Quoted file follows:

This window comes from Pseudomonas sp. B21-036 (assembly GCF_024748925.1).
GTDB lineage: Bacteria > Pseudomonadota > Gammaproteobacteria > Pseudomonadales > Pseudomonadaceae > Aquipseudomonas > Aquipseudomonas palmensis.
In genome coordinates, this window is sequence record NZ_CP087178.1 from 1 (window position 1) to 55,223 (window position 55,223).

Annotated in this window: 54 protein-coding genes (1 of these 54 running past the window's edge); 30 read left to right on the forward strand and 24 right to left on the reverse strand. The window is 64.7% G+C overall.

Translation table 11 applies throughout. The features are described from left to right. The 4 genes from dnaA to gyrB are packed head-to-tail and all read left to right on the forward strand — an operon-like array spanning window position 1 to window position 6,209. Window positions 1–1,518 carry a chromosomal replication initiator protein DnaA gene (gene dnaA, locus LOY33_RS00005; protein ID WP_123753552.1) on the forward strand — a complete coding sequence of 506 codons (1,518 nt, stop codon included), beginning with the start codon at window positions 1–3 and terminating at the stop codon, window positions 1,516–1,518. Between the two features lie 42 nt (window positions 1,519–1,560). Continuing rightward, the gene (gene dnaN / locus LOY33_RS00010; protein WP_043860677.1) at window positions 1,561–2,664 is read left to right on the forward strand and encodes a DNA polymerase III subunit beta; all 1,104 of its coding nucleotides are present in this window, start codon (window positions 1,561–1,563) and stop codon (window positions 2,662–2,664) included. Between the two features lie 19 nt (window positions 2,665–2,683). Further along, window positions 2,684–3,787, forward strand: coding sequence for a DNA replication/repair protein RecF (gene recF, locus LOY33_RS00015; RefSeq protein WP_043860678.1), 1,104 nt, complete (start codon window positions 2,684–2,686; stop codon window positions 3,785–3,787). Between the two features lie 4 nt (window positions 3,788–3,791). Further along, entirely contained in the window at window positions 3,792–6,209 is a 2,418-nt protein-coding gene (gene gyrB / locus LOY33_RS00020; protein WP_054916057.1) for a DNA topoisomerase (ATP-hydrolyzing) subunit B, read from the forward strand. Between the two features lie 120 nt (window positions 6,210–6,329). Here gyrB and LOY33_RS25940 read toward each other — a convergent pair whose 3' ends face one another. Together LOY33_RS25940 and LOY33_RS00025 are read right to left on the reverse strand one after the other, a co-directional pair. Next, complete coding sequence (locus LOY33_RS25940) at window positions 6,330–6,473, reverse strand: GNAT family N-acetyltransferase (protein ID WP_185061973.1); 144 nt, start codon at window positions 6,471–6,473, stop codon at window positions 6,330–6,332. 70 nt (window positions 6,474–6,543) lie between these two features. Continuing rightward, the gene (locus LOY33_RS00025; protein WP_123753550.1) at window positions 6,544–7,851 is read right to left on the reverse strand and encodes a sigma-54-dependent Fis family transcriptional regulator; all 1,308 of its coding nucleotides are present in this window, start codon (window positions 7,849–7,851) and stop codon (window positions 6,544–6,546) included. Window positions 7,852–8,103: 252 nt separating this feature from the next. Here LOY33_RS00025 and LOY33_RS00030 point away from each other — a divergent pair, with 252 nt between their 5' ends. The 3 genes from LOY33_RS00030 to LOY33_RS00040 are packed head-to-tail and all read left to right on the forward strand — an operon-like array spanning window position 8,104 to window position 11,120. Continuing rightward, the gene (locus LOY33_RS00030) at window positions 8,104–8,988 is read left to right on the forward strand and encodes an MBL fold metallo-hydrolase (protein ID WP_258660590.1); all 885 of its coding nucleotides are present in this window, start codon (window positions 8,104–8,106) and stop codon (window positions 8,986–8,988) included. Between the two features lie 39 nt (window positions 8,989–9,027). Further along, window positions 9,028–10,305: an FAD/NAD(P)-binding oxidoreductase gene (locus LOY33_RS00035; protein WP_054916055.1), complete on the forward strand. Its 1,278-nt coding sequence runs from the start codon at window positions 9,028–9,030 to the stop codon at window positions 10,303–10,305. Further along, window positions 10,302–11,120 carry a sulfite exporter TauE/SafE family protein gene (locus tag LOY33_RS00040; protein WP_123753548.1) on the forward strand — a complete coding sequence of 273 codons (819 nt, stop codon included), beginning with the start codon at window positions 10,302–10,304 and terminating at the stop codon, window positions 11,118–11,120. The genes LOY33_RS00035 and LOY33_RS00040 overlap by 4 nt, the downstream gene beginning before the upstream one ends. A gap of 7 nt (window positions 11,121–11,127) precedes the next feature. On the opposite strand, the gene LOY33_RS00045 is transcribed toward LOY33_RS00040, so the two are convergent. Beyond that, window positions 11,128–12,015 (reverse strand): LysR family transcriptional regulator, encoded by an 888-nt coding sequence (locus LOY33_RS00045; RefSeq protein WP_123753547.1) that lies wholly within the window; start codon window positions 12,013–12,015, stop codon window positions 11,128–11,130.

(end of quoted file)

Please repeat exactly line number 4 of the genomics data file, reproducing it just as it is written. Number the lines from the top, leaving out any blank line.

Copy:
Annotated in this window: 54 protein-coding genes (1 of these 54 running past the window's edge); 30 read left to right on the forward strand and 24 right to left on the reverse strand. The window is 64.7% G+C overall.